On the use of AI to support learning Pali


I might get tomatoes thrown at me for sharing this, given the recent hostility to AI many here have shown, but I have created a custom GPT to help tutor Pali. I have been using it to help myself parse out phrases and understand the origin of certain words and have found it very helpful.

Here is it if you want to use it (note you need a ChatGPT subscription): Pali Language Tutor

Here’s an example of a chat session I had with it today while studying lesson three from G&K (all can view this link, I think): Parsing Lesson III, Part I


There should be a ‘wow’ emoji of reactions!

Very impressive!

Would love to exploit your kind invention, but it requires ‘ChatGPT Plus’, which we need to pay for subscription. :cry:

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Please keep in mind the guideline around AI content on the forum:


Apologies for being ignorant about the restrictions on AI issues.

I was just trying to find a way to help me understand the structure of Pali sentences I’m working on (parsing).


Thanks for posting these guidelines, Ven. @Snowbird.

Personally, I was quite shocked and horrified by this whole discussion, and would strongly prefer it if students in my Pāli class did not use AI to assist them with their homework exercises. Aren’t you taking this class to learn how to translate and parse Pāli sentences on your own? That’s the whole point.


I’m not using AI to do my homework. I’m exploring ways to help me with parsing Pali sentences when I’m on my own in the future.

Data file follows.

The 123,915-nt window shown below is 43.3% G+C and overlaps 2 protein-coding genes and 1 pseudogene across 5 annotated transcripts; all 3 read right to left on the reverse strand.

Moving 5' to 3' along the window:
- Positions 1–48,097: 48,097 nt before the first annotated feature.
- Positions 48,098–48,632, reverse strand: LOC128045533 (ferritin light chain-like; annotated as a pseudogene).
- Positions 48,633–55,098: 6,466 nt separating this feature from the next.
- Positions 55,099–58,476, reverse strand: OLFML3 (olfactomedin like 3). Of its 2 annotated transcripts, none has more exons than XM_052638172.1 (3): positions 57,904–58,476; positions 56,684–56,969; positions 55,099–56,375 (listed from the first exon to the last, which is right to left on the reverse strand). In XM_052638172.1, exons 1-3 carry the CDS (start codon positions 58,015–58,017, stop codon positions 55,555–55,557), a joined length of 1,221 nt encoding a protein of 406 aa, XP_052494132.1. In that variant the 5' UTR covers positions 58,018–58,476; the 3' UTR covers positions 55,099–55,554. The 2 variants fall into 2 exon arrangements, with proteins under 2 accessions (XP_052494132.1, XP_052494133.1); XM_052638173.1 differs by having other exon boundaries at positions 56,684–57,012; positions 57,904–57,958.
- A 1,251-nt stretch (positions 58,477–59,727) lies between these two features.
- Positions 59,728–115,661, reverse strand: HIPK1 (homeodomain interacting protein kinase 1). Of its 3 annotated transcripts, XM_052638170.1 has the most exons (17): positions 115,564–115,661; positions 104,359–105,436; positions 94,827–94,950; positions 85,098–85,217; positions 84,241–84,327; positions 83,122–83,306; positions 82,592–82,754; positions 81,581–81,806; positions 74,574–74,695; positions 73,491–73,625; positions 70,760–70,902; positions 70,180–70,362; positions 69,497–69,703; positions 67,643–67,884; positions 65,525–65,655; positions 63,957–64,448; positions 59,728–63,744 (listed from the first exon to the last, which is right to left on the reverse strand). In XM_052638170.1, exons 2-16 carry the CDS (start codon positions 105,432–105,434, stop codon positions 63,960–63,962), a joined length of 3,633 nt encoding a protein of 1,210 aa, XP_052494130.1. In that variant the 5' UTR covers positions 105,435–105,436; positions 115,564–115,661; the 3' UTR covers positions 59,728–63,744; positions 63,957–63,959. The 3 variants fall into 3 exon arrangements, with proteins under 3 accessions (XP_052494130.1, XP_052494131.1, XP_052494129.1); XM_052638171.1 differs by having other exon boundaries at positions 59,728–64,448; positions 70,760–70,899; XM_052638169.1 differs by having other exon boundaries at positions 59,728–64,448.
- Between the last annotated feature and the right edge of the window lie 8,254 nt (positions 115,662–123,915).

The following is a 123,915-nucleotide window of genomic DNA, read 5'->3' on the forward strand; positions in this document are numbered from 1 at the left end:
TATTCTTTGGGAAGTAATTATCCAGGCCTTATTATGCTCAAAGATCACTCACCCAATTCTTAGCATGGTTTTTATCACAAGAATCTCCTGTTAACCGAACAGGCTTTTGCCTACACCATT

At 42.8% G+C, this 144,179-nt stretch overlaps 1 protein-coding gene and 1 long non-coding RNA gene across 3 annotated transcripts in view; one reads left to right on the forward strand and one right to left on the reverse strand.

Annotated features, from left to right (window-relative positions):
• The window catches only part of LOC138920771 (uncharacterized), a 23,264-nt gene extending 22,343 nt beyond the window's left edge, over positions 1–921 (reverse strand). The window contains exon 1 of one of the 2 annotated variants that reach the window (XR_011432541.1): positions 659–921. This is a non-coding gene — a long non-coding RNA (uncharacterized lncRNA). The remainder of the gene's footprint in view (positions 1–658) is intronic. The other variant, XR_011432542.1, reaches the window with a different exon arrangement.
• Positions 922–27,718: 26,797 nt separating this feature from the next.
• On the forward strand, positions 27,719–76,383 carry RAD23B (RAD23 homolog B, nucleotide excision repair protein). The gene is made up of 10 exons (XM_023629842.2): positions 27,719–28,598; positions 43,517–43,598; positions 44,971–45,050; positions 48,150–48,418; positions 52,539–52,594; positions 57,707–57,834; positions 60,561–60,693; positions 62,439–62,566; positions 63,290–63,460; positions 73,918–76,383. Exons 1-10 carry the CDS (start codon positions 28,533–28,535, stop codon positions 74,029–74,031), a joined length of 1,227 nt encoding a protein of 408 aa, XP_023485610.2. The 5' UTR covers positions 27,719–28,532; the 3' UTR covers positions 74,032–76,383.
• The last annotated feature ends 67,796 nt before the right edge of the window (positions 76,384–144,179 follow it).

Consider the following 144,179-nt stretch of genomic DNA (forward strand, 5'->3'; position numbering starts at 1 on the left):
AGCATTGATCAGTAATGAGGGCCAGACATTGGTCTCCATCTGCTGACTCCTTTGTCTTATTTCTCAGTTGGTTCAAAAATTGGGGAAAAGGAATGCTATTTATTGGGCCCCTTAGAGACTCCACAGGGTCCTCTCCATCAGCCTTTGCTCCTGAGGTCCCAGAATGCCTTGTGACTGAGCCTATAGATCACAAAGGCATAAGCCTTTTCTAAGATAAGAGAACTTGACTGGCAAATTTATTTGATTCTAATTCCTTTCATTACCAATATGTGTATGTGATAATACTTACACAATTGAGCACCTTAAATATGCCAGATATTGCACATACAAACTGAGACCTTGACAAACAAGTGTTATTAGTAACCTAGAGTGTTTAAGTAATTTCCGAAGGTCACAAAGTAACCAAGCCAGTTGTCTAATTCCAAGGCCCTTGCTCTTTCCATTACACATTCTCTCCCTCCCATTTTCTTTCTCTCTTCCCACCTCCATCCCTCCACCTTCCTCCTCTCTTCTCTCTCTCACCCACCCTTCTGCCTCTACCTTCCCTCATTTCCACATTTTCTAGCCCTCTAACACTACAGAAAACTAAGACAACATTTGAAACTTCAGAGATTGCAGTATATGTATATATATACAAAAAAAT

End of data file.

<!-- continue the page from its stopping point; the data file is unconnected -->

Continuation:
I hope you can feel comfortable in asking people in this forum for help with your Pali homework. No need to feel isolated and have to talk to a machine.


Dear Teacher @stephen,

Thank you so very much. :sparkling_heart: I know how kind and helpful many people here, especially you and @johnk, are. I really appreciate your generosity with the beautiful dana of knowledge that you both have been giving us all.

Regarding AI, I don’t like machines and technology. I’m old and love ‘pencil and paper’. :grin:

As a teacher and professional translator, I’ve been trying to learn the advantages and disadvantages of computer-assisted teaching and translation. I believe that nothing in the world is absolute - not absolutely good nor absolutely bad. We humans need to be knowledgeable and wise enough to know how much we can rely on computer/technology.

I’ve promised Ajahn Sujato that I will try to render a new version of Thai translation of some of the suttas on SuttaCentral, based on his translation. Hence, my need to learn Pali – not to enable me to master the language so as to translate the suttas, but to help me make educated/informed judgement ‘when’ and ‘where’ to ask Ajahn why he rendered the translation the way he did (when his interpretation is different from Bhikkhu Bodhi and/or existing Thai versions).

To work on such a big project, I think someone (something) at my ‘beck and call’ to help with parsing the sentences could be ‘handy’. :grin: